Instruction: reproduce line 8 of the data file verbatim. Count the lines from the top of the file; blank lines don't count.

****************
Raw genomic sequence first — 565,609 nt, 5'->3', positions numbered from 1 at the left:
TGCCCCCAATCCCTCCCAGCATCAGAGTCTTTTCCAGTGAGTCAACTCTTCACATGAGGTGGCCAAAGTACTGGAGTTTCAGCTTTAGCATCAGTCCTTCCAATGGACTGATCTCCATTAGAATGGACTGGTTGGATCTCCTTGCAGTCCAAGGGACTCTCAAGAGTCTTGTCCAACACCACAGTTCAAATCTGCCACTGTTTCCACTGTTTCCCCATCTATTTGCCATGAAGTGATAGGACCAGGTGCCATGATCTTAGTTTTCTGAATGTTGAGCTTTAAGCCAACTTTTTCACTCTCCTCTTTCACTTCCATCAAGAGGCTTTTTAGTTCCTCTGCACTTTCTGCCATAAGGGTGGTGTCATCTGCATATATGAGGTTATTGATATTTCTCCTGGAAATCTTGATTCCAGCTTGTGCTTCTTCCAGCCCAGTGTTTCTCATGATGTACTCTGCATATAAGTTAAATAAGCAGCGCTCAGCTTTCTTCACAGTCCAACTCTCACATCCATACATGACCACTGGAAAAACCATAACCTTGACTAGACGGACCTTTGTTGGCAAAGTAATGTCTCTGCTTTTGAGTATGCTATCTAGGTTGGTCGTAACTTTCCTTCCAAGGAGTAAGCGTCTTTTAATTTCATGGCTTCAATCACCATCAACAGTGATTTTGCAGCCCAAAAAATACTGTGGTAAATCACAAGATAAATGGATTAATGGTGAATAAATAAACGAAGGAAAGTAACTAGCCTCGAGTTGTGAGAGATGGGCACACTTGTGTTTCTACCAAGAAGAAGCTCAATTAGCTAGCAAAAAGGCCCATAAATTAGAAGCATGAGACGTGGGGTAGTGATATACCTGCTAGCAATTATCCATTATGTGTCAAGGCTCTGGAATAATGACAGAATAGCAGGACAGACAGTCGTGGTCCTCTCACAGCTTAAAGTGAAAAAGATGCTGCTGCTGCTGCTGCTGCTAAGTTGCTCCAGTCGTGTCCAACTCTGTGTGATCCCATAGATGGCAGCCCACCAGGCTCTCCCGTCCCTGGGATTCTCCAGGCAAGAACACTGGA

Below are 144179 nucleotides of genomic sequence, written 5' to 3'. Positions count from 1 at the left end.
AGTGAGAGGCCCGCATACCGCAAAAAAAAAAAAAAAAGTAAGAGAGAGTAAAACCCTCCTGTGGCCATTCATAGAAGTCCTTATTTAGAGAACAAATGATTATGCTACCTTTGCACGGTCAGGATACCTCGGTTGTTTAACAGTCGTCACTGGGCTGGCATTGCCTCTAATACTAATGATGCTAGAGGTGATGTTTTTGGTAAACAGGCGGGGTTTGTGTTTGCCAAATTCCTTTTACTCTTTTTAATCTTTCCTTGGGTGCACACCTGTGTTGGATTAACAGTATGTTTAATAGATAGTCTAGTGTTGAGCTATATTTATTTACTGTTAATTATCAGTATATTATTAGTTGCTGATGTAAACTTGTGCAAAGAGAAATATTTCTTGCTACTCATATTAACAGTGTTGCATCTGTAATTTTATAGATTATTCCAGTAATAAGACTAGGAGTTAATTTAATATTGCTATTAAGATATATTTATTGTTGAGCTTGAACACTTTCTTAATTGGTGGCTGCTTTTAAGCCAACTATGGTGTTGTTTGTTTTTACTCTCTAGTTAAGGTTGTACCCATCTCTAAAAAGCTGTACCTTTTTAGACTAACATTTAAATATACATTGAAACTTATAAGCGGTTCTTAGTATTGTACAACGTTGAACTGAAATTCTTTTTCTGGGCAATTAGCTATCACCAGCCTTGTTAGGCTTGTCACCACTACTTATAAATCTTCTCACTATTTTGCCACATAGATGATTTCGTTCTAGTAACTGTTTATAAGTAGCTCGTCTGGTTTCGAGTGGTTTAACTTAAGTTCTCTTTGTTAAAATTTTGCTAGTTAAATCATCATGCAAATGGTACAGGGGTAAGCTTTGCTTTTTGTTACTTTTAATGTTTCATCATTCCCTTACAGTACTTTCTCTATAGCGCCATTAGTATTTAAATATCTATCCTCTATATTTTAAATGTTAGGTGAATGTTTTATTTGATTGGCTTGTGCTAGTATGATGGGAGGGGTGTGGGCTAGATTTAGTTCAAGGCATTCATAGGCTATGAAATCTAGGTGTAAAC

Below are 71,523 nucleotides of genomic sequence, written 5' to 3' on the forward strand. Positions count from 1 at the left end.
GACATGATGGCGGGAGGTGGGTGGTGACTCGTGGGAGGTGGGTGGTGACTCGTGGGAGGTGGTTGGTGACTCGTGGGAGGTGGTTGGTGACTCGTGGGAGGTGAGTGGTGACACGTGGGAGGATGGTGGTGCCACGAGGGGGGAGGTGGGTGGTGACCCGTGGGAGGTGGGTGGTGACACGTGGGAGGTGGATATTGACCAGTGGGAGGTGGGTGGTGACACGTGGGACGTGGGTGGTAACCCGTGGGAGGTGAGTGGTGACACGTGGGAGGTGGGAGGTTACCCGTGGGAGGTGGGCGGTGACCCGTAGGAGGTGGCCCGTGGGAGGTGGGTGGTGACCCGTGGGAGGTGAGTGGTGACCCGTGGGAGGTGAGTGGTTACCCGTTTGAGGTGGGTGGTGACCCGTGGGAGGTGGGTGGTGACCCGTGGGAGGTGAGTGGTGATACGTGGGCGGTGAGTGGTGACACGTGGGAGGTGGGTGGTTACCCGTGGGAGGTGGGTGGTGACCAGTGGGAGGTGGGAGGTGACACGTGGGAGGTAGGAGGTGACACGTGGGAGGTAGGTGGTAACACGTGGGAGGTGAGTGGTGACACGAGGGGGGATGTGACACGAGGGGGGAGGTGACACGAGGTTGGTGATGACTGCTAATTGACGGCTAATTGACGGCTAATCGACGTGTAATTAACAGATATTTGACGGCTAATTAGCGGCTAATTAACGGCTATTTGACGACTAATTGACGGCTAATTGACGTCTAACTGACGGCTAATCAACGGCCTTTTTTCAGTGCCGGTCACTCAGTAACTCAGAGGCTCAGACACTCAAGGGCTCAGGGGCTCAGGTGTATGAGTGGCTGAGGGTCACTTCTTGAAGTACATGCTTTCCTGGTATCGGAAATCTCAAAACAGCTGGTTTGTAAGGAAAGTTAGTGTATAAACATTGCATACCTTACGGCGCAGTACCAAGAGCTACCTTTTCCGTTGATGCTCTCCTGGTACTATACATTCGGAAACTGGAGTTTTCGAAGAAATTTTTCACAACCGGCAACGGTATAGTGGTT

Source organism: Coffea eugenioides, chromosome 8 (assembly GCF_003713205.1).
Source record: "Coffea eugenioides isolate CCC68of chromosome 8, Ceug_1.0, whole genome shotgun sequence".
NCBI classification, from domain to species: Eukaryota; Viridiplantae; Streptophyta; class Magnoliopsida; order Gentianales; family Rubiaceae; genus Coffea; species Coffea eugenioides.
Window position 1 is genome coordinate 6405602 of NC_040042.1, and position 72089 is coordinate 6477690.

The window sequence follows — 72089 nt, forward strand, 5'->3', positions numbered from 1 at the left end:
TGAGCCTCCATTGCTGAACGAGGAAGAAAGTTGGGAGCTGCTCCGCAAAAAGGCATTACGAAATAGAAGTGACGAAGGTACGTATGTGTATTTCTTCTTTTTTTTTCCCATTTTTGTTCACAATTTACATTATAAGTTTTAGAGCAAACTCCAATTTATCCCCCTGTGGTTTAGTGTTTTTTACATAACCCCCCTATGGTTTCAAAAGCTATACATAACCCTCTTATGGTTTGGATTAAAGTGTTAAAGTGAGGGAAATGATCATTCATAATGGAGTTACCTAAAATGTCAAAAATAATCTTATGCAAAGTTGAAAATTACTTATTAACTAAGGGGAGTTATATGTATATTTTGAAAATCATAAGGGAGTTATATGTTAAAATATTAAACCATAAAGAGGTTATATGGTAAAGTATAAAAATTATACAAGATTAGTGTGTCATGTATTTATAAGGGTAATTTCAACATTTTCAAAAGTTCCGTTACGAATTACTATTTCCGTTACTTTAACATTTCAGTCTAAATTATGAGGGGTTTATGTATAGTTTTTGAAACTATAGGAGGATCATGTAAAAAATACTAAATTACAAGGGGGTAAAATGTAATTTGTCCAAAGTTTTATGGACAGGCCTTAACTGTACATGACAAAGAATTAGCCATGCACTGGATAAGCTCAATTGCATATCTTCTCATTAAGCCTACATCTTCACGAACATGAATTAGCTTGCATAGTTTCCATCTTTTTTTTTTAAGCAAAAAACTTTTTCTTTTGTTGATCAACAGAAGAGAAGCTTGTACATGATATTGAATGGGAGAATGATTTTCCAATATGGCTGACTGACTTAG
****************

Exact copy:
Source record: "Coffea eugenioides isolate CCC68of chromosome 8, Ceug_1.0, whole genome shotgun sequence".